Secrets of the Scissor People

Conversations with Leading Film Editors, pt.1 ☛

Compared with other elements of filmmaking, editing is a solitary art. We might have an assistant to help with cutting room admin, and will certainly be sitting with a director at some point, but most of the actual work is done alone. Given that an increasing number of us are working from home or in temporary edit suites, the camaraderie born of working in close proximity with other editors along a corridor of cutting rooms is beginning to disappear; we are losing out on the exchange of ideas such an environment can foster.  In London, Mick Audsley is trying to revive a sense of an editing community with his Sprocket Rocket events. For myself, I thought I’d create my own virtual cutting room corridor by bending the ears of a few well-respected colleagues, to find out how they approach their craft. I’m fascinated to see how editors from very different backgrounds think. Will they agree or do they have dramatically different approaches?

In this first piece I’ll be looking at how an editor prepares to work with their material.  What do we look for when looking through rushes (dailies)? Which take should we use? Most importantly, how do we approach a scene? I want to get to the nitty gritty.

First, a few introductions:

Mick Audsley
Mick Audsley

Mick Audsley – Regular editor for Stephen Frears and Terry Gilliam, Mick is currently cutting The Zero Theorem for Mr Gilliam. He was BAFTA nominated for Dangerous Liaisons; you can read more about him here.

Ewa J. Lind

Ewa J. LindEwa graduated from the NFTS and hit the ground rolling by cutting Leon the Pig Farmer. She edited the BAFTA-winning The Warrior for Asif Kapadia, Under the Skin for Carine Adler and has cut films in more languages than any other editor I know.

Chris Dickens
Chris Dickens

Chris Dickens – Working his way up through the cutting rooms of TV comedies like Spaced, Chris is now as comfortable cutting drama as he is comedy, indeed he won an Oscar for his work on Slumdog Millionaire.  More recently he edited Les Miserables, and is currently working with king of British geek comedy Richard Ayoade.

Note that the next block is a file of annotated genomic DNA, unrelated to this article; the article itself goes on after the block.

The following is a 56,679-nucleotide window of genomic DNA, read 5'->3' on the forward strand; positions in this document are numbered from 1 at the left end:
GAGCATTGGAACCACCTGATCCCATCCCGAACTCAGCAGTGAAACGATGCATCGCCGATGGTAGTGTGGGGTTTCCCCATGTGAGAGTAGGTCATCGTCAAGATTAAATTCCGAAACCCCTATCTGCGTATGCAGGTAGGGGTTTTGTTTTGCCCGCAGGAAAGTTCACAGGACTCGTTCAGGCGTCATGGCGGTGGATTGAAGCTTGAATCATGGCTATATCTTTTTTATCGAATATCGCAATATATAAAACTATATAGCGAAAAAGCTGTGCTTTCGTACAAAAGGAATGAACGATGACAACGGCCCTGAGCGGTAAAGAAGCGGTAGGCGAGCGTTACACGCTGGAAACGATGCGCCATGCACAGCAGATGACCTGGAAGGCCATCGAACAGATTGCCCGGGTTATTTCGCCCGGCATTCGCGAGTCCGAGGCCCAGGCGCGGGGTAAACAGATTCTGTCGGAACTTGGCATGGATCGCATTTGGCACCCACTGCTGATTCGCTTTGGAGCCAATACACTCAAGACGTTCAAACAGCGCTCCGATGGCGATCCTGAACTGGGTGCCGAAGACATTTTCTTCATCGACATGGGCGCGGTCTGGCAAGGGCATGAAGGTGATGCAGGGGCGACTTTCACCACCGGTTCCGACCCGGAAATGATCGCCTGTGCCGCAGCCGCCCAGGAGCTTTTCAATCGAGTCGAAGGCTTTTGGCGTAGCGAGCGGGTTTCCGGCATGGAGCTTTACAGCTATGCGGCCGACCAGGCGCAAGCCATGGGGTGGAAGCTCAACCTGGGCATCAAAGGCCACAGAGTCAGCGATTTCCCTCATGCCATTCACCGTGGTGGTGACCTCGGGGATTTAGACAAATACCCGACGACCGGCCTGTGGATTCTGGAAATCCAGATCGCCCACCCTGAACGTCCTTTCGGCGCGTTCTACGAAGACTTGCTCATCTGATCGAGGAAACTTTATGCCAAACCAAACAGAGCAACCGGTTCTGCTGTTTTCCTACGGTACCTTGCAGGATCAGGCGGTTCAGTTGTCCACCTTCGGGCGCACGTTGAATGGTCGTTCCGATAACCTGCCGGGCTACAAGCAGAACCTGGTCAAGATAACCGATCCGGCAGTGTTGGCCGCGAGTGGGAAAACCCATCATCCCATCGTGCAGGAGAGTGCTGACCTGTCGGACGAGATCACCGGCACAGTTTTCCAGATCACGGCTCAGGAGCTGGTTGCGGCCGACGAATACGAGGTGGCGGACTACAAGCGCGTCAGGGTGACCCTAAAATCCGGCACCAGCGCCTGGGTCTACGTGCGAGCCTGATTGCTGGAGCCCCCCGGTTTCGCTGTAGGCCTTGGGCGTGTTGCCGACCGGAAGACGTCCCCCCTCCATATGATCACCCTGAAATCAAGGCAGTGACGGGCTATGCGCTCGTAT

Clare DouglasClare learnt her trade during the glory days of the BBC, where she cut classic series like Tinker, Taylor, Soldier, Spy and the later works of Dennis Potter. In the years since she developed rich creative partnerships with both Paul Greengrass and Stephen Poliakoff, including such films as Bloody Sunday and The Lost Prince.


The editor’s job can start before the cameras have even shot a frame. Mick is always keen to give feedback to the director from the first instant he reads the screenplay. His eye is particularly drawn to any dialogue scene longer than two pages; he worries when talking is the only thing moving the story forward, and is eager to reduce the dialogue to its essential minimum.

All my interviewees agree that the script is of primary importance. Expressing the writers’ intention is the editor’s first order of business, at least at assembly stage. Ewa, however, avoids re-reading the script directly before cutting the scene, preferring to keep her knowledge of the intended shape of the scene in the back of her mind so that she’s as responsive to what was actually shot, as she is to the original intention.

From broad agreement on the script, the panel vary widely in the way they approach watching rushes. Ewa takes a more hands-off approach, only making notes of selects and when she sees something unexpected. By contrast, Clare keeps a book in which she records very detailed notes of good line readings, gestures and looks in every take. Mick used to make notes on the takes while watching them but has found that, with the introduction of digital cameras, the volume of rushes he’s getting these days is overwhelming “I’d be there all night”, he comments. Chris meanwhile has devised a very particular way of looking through rushes. Like all the other interviewees, he makes a point of watching all the takes; he assembles them into sequences with the boards cut off in order to do this. With multi-camera action rushes he watches each camera separately. Viewing this sequence, he takes notes of which takes he likes. “You get to see the progression of why a performance ended up the way it did,” he observes. It also allows him to be very familiar with the content of all the takes, because there’ll be good things in each one. He then copies that sequence and cuts it down, removing the material he’s rejected and watches it again. He repeats this process until he has a cut scene. “All that time I’m storing up knowledge of the takes, that will be useful during the director’s cut” he says. He recognises that this may be a very time-consuming process, frustrating too sometimes, but he maintains that it makes cutting the scene much faster in the end.